Why Study History?

{The first assignment in my American History class was to write a 1 page essay on how studying history can impact your career or future. I have copied the text of my essay below.}

In his acceptance speech for the 1995 National Book Foundation’s Medal for Distinguished Contribution to American Letters David McCullough said the following regarding the state of historical knowledge in America today.

“The situation is serious and sad. And it is quite real, let there be no mistake. It has been coming on for a long time, like a creeping disease, eating away at the national memory. While the clamorous popular culture races on, the American past is slipping away, out of site and out of mind. We are losing our story, forgetting who we are and what it’s taken to come this far.”

And he is very correct. Large majorities of American’s do not possess even a basic understanding of American History. I am sad to admit that I am one of them. Part of the reason is a lack of understanding of how all those names and dates could possibly impact my future. So, we are left with the question, “How is history important to me and my future?”

As a parent who has chosen to educate their children at home, I have found myself asking questions like that a lot. And it’s not just about history. I question the reasoning behind learning almost every subject, and I question what is the best method for teaching each subject. In my research I have come across many different explanations, and those that have resonated most with me have come from Charlotte Mason. While her writings about how and why to teach each subject regard children I feel there is much that can be applied to the adult student or parent as well.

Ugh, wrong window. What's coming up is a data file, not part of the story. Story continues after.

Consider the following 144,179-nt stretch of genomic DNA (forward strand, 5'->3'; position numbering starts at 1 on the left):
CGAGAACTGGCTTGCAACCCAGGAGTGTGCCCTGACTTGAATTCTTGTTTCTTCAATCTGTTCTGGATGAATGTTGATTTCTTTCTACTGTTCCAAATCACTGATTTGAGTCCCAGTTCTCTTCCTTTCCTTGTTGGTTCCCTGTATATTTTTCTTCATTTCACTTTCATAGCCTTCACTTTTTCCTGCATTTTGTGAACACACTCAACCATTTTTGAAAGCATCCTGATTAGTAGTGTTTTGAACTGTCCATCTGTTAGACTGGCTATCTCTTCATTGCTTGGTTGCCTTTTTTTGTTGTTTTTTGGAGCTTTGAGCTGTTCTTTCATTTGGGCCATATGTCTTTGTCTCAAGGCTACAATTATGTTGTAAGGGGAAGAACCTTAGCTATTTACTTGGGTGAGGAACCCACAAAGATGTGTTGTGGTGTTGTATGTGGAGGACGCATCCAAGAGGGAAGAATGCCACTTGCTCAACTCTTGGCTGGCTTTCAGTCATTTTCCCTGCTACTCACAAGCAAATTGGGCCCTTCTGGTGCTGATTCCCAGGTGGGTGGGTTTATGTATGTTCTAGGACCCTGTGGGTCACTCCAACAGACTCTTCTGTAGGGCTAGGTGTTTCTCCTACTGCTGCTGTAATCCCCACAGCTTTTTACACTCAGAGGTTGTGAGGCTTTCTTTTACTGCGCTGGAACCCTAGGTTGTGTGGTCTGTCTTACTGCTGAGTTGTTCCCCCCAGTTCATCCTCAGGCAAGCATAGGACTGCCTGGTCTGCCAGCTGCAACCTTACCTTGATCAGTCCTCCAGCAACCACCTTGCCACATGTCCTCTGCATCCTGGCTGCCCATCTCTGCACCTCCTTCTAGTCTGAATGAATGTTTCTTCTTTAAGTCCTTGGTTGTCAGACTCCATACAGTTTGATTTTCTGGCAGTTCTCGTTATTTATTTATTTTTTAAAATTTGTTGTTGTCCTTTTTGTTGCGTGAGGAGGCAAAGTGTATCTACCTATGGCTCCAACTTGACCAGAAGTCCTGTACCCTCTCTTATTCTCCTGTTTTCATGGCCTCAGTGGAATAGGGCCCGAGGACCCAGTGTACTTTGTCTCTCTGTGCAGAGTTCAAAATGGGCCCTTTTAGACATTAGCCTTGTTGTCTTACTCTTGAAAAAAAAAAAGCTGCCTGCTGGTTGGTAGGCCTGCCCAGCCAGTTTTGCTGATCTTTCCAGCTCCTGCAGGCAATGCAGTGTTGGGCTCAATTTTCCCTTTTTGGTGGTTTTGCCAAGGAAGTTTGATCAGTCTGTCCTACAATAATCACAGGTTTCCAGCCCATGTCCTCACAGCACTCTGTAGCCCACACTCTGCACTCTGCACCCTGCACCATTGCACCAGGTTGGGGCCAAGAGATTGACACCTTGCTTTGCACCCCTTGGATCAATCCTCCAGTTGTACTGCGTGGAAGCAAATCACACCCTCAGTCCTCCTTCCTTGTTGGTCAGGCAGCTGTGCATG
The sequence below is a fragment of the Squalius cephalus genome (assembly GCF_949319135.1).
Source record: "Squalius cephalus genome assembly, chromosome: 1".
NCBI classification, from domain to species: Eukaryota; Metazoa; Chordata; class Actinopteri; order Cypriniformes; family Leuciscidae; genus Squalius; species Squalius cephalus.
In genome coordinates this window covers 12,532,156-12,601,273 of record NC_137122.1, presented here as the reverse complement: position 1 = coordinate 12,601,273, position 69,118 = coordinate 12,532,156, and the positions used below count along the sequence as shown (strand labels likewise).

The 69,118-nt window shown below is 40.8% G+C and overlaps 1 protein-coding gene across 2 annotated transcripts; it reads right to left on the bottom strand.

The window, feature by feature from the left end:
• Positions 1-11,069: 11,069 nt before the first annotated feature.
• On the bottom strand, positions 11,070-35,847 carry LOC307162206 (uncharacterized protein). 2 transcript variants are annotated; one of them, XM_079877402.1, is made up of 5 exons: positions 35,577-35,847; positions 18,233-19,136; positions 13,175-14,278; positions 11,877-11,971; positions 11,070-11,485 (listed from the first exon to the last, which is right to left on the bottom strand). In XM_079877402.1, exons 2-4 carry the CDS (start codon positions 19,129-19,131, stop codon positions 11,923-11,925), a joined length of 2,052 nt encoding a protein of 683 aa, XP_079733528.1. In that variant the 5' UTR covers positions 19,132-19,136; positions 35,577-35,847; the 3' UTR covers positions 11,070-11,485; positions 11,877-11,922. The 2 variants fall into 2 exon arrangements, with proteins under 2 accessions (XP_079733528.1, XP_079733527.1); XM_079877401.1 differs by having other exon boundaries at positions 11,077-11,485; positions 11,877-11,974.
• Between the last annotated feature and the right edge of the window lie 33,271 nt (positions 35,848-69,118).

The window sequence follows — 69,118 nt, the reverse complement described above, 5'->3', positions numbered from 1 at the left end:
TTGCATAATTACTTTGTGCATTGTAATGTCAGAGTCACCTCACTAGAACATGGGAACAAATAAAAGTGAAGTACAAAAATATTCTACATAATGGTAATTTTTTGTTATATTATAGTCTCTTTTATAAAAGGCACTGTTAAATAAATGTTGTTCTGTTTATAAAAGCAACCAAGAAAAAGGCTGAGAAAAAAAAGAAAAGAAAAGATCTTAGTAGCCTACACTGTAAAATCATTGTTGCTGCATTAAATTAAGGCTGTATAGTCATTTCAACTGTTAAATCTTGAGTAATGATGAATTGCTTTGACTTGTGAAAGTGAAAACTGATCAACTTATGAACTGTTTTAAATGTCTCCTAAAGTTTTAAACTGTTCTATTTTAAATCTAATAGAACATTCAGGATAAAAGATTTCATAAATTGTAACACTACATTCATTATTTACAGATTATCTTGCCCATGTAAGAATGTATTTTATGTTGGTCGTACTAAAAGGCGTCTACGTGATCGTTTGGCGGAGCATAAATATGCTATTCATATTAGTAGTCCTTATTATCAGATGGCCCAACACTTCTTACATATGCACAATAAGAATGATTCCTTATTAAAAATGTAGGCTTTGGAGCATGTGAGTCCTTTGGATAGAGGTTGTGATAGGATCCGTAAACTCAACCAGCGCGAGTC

History enriches the minds of teacher and student.

As part of Mason’s philosophy of education she outlines the place history should take in learning by saying,

“I have already spoken of history as a vital part of education and have cited the counsel of Montaigne that the teacher ‘shall by the help of histories inform himself of the worthiest minds that were in the best ages.’ To us in particular who are living in one of the great epochs of history it is necessary to know something of what has gone before in order to think justly of what is occurring to-day.”

Learning history gives the teacher an example of great minds to follow, and it gives the student, be they child or adult, ideas to reflect on about what impact current events might have on future generations and us.

Understanding History makes us better citizens.

Mason continues with,

“It is still true that, ––

“Things done without example, in their issue
Are to be feared. Have you a precedent
Of this commission?” (Henry VIII.)

“We applaud the bluff King’s wisdom and look uneasily for precedents for the war and the peace and the depressing anxieties that have come in their train. We are conscious of a lack of sound judgment in ourselves to decide upon the questions that have come before us and are aware that nothing would give us more confidence than a pretty wide acquaintance with history.”

A sound knowledge, or as Mason describes it a pretty wide acquaintance, with history can increase in us a confidence in our judgments of political events making us better citizens of whatever community we are a part of.

True patriotism is a result of knowledge of and respect for our history.

Lastly, Mason states that,

“…young people… are equally indifferent, nor have their elders such stores of interest and information as should quicken children with the knowledge that always and everywhere there have been great parts to play and almost always great men to play those parts: that any day it may come to anyone to do some service of historical moment to the country. It is not too much to say that a rational well-considered patriotism depends on a pretty copious reading of history, and with this rational patriotism we desire our young people shall be informed rather than with the jingoism of the emotional patriot.”